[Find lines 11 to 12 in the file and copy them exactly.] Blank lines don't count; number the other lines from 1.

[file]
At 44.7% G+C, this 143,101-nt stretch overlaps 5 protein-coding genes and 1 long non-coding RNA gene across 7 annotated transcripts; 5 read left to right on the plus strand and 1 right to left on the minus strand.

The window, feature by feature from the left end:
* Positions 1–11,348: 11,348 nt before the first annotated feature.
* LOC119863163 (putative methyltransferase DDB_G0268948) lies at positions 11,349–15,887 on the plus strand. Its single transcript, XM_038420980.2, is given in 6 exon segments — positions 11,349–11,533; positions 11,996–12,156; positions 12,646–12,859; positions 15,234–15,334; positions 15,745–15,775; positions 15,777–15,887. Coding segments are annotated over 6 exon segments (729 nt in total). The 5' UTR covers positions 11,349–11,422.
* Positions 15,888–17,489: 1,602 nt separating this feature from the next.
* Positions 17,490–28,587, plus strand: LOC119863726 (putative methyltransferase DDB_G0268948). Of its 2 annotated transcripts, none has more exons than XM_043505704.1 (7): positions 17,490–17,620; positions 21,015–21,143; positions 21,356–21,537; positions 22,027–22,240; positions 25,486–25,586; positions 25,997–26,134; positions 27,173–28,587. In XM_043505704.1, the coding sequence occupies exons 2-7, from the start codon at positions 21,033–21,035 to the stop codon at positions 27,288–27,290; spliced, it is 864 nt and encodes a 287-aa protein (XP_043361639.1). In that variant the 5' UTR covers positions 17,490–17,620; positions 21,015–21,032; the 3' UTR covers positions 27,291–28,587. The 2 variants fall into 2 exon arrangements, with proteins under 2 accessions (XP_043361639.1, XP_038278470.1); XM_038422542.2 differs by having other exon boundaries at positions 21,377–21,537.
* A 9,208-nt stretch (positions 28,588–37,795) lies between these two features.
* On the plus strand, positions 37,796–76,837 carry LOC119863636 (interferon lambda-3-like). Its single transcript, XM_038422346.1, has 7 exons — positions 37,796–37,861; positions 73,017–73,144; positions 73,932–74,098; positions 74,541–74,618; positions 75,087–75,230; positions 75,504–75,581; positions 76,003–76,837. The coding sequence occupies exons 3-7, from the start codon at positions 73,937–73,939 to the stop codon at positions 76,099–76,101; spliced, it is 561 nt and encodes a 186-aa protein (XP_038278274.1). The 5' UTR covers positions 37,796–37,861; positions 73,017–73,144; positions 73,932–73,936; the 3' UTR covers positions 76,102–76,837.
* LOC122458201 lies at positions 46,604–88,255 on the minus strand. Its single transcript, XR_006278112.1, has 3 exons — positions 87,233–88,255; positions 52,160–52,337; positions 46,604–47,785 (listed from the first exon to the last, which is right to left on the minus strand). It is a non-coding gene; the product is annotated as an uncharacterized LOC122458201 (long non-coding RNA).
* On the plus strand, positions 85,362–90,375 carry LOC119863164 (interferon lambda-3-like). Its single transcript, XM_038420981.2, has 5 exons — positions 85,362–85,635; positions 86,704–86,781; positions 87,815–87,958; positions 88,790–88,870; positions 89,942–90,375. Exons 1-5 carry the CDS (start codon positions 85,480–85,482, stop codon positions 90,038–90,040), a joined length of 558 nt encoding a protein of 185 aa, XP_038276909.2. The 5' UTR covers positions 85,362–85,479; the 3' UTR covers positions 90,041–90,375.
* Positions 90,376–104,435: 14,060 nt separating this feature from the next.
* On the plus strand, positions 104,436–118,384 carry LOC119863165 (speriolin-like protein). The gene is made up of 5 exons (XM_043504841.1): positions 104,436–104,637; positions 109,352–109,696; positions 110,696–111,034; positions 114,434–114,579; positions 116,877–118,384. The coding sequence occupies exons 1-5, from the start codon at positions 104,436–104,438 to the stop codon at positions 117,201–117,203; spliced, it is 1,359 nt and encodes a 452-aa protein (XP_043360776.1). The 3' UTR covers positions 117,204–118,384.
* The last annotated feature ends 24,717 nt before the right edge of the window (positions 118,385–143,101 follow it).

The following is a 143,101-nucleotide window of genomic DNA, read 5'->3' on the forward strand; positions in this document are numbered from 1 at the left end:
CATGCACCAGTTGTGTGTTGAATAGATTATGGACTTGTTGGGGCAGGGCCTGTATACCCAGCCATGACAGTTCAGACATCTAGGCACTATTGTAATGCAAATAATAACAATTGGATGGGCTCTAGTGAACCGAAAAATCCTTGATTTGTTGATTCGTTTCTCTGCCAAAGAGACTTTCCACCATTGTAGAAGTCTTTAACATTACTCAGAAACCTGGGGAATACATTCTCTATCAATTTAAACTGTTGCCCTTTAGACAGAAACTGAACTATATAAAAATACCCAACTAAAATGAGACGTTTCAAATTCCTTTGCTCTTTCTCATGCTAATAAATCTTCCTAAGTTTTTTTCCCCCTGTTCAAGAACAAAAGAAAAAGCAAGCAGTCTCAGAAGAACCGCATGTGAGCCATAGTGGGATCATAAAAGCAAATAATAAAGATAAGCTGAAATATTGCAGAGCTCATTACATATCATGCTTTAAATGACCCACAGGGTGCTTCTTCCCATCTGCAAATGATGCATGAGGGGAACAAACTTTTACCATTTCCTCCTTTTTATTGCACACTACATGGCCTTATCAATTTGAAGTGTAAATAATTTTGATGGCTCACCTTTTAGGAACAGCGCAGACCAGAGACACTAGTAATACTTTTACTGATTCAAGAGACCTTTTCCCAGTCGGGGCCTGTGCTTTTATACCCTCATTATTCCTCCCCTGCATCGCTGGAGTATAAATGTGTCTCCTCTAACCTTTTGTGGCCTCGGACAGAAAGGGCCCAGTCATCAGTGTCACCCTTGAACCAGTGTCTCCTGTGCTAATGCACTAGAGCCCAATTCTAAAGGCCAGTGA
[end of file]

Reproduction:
* Positions 90,376–104,435: 14,060 nt separating this feature from the next.
* On the plus strand, positions 104,436–118,384 carry LOC119863165 (speriolin-like protein). The gene is made up of 5 exons (XM_043504841.1): positions 104,436–104,637; positions 109,352–109,696; positions 110,696–111,034; positions 114,434–114,579; positions 116,877–118,384. The coding sequence occupies exons 1-5, from the start codon at positions 104,436–104,438 to the stop codon at positions 117,201–117,203; spliced, it is 1,359 nt and encodes a 452-aa protein (XP_043360776.1). The 3' UTR covers positions 117,204–118,384.